law merchant


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law merchant:

see commercial lawcommercial law,
the laws that govern business transactions, except those relating to the maritime transportation of goods (see maritime law). Commercial law developed as a distinct body of jurisprudence with the beginning of large-scale trade.
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References in periodicals archive ?
This is borne out by the historical Law Merchant as well as its modern equivalent.
In the absence of a supranational sovereign to enforce and sustain property rights between contemporary international traders, modern international trade is similarly governed privately--by a modern law merchant.
Chen, Code, Custom, and Contract: The Uniform Commercial Code as Law Merchant, 27 TEX.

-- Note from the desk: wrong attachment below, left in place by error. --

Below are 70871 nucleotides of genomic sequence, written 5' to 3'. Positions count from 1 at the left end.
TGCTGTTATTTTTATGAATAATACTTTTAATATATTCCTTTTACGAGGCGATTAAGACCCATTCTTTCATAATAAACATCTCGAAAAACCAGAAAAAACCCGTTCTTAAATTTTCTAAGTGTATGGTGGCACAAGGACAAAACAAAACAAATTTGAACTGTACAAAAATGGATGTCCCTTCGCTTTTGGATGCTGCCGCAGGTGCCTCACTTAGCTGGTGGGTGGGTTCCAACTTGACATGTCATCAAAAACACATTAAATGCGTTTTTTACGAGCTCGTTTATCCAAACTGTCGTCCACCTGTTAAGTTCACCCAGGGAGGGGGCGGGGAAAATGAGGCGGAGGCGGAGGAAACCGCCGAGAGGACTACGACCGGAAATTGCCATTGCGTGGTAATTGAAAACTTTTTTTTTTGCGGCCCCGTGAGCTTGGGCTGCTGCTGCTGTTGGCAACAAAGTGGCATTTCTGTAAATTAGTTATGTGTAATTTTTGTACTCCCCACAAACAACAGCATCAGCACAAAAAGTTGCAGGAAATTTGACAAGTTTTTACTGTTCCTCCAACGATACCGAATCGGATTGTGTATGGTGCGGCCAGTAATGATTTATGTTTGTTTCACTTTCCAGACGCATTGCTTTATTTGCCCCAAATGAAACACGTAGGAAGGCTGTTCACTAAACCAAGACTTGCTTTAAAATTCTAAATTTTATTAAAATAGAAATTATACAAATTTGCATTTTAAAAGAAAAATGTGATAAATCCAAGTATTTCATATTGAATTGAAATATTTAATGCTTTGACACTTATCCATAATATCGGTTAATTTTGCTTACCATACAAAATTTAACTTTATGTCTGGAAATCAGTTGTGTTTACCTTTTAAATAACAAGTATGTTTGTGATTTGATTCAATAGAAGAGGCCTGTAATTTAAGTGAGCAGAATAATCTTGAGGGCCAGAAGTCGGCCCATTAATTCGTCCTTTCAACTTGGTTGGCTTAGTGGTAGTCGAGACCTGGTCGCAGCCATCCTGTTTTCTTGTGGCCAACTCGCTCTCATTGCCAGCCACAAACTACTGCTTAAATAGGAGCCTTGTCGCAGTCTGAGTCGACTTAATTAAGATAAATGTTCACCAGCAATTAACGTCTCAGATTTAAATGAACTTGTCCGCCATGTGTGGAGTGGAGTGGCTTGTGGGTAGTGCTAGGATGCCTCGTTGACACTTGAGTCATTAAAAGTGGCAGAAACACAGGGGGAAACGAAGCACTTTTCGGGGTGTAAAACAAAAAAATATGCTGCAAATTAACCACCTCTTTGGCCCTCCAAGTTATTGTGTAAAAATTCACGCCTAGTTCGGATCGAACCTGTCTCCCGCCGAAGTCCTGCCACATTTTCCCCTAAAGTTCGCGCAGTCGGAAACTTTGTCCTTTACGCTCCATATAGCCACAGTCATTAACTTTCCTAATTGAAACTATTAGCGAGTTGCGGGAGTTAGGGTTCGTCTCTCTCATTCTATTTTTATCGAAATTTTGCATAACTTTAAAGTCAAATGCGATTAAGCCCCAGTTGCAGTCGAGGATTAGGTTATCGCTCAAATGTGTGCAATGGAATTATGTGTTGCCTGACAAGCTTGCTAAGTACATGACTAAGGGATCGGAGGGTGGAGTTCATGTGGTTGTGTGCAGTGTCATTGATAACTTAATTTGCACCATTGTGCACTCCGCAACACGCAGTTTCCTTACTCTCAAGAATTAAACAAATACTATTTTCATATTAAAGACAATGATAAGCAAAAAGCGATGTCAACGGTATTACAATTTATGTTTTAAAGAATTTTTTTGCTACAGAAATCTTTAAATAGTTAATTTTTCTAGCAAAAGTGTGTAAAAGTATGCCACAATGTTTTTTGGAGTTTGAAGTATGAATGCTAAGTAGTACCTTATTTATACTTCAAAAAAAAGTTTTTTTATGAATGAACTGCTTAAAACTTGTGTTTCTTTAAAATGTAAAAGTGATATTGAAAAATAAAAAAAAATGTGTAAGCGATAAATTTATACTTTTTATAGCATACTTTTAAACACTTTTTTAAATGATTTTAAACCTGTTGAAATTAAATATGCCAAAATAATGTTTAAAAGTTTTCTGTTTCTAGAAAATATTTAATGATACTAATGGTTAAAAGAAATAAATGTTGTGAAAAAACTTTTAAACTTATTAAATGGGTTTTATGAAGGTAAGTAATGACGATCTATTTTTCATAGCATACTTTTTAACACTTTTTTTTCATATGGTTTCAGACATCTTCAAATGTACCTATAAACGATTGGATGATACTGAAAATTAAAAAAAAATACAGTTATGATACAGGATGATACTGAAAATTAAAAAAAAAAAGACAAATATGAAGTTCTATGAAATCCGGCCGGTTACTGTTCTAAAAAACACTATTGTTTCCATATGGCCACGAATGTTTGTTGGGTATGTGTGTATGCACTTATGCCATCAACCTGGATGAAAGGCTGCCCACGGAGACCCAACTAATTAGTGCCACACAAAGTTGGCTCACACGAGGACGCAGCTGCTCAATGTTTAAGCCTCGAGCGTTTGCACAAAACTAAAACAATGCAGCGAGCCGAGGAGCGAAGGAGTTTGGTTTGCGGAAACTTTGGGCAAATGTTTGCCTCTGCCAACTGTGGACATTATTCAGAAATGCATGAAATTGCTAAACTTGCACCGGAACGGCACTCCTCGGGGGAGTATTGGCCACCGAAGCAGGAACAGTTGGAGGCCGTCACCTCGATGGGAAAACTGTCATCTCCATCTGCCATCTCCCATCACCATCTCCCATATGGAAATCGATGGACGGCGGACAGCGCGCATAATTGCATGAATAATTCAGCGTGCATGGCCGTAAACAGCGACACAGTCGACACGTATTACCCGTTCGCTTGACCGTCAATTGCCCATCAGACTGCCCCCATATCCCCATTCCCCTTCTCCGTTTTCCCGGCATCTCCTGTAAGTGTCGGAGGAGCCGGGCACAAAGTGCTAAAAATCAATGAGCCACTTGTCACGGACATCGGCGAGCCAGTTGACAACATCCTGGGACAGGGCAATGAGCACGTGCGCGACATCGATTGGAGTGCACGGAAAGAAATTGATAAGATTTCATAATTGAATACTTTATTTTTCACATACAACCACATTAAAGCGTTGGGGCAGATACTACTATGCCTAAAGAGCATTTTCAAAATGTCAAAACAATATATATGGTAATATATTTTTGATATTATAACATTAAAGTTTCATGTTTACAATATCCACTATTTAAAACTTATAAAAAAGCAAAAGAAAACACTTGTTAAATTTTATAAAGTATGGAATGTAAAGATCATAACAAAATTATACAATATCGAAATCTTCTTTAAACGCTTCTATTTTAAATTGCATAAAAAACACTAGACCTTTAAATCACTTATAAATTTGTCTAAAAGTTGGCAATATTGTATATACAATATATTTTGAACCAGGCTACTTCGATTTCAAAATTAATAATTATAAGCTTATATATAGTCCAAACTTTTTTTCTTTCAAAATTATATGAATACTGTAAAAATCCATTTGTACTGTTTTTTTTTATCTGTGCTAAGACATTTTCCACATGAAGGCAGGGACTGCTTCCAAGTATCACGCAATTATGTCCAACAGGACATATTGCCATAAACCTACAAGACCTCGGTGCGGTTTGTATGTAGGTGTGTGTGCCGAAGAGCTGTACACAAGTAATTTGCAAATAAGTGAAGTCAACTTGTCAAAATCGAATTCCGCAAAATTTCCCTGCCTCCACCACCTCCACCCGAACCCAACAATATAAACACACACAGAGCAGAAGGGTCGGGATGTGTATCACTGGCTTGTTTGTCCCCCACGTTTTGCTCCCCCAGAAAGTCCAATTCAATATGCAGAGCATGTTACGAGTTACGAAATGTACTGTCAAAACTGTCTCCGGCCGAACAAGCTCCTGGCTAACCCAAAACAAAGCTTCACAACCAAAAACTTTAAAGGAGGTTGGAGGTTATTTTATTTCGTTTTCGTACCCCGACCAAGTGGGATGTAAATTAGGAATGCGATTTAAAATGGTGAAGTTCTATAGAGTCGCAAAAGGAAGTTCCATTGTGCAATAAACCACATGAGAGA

court as to the prevailing custom in the law merchant, and, in the late
the law merchant, the law maritime, and the law of state-state relations
Emily Kadens, The Myth of the Customary Law Merchant, 90 TEX.
21) Invocations of the ancient law merchant are also recurring in the modern conflict-of-laws literature, as well as in domestic commercial law.
16) It could also be said that the old law merchant concerning negotiable instruments was mandatory international custom before it became caught up in the 19th century national codifications, or statutory law in England.
This, it is alleged, was only possible because at that time, traders developed a law merchant similar to the modern lex mercatoria, whose forerunner it was.
The purest example of "spontaneous law"--law based not upon sovereign coercion but, instead, upon voluntary action--is the law merchant.
Rogers has a simple objective: to correct the persistent notion that English commercial law finds its origins "in the struggle between the law merchant and the common law" (p.